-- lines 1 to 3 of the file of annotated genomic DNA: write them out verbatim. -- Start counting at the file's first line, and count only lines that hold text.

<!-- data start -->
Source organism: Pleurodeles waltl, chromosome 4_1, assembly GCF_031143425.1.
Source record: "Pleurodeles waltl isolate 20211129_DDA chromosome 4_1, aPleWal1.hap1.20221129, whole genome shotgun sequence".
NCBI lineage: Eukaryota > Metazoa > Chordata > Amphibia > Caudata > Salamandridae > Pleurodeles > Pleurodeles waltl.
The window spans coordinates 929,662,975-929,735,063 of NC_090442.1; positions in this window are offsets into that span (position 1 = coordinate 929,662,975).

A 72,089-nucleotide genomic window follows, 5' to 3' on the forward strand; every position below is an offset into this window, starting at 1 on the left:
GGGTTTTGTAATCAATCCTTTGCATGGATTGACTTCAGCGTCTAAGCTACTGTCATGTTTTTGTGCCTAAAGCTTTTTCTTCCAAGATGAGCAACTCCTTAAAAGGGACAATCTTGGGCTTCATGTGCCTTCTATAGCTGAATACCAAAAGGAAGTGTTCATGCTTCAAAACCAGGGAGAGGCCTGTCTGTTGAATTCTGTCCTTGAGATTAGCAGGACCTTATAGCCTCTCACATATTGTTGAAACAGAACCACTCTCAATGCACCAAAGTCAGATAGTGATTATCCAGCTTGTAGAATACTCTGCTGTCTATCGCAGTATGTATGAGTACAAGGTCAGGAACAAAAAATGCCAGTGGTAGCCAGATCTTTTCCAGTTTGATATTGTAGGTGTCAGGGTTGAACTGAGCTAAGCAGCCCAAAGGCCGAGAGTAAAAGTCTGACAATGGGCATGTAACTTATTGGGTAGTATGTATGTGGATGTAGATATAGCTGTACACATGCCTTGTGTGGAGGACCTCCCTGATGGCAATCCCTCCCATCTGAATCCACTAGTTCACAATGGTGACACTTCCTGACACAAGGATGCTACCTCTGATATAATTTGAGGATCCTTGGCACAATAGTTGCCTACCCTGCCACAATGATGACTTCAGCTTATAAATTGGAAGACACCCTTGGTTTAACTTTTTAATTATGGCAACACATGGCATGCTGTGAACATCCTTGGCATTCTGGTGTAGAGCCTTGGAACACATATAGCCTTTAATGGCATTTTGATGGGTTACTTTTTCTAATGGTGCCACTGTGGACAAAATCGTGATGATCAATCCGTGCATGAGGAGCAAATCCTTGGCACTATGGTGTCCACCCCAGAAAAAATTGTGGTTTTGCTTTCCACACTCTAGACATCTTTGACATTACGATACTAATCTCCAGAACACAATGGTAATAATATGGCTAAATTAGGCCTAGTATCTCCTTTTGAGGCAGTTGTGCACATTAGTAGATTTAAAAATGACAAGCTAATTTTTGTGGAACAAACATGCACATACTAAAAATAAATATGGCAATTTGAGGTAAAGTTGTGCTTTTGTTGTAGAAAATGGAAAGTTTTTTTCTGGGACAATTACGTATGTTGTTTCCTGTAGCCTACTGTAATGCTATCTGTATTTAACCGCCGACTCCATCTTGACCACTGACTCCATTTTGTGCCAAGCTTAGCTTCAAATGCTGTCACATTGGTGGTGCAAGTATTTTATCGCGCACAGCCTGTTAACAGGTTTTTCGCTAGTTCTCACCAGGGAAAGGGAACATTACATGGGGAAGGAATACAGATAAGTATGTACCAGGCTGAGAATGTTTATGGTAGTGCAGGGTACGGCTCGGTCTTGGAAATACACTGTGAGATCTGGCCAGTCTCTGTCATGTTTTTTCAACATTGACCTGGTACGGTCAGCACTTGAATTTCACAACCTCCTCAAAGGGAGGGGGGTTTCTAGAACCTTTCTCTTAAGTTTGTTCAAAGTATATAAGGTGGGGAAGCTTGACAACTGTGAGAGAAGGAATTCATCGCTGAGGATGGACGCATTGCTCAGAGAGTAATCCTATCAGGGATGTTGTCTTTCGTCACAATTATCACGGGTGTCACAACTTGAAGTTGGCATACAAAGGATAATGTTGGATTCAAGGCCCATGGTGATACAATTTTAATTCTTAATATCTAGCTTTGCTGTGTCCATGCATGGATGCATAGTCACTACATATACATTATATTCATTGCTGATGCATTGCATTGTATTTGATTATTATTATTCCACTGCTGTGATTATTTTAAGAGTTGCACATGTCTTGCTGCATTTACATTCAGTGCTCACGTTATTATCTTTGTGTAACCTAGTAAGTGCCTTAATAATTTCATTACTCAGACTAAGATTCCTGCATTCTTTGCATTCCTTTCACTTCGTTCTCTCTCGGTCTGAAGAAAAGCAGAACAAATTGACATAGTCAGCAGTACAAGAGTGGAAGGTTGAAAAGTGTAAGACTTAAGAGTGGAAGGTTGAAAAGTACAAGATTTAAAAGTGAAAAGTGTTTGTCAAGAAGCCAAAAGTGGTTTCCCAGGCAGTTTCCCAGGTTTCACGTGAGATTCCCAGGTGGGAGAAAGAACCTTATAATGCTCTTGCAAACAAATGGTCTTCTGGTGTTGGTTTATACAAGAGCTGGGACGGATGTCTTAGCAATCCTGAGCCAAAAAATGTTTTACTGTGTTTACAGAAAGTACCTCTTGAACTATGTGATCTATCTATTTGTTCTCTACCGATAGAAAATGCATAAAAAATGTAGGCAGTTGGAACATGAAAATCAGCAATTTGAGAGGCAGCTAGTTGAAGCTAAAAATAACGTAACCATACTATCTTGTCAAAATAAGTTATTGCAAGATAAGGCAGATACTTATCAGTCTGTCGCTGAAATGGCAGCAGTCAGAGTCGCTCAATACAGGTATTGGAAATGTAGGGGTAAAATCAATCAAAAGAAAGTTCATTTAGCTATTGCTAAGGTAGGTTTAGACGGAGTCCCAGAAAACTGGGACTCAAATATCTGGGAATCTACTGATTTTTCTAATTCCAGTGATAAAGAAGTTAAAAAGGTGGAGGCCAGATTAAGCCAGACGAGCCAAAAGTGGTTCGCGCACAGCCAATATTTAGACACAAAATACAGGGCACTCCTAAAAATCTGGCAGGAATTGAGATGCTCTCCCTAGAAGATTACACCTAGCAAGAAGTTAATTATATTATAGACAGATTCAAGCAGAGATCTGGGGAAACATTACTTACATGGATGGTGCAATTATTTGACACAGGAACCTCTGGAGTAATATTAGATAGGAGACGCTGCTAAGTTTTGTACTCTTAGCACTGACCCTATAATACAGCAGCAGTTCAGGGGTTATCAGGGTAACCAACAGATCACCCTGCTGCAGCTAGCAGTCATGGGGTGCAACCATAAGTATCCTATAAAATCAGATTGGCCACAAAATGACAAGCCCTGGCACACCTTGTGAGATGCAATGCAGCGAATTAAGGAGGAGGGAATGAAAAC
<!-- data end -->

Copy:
Source organism: Pleurodeles waltl, chromosome 4_1, assembly GCF_031143425.1.
Source record: "Pleurodeles waltl isolate 20211129_DDA chromosome 4_1, aPleWal1.hap1.20221129, whole genome shotgun sequence".
NCBI lineage: Eukaryota > Metazoa > Chordata > Amphibia > Caudata > Salamandridae > Pleurodeles > Pleurodeles waltl.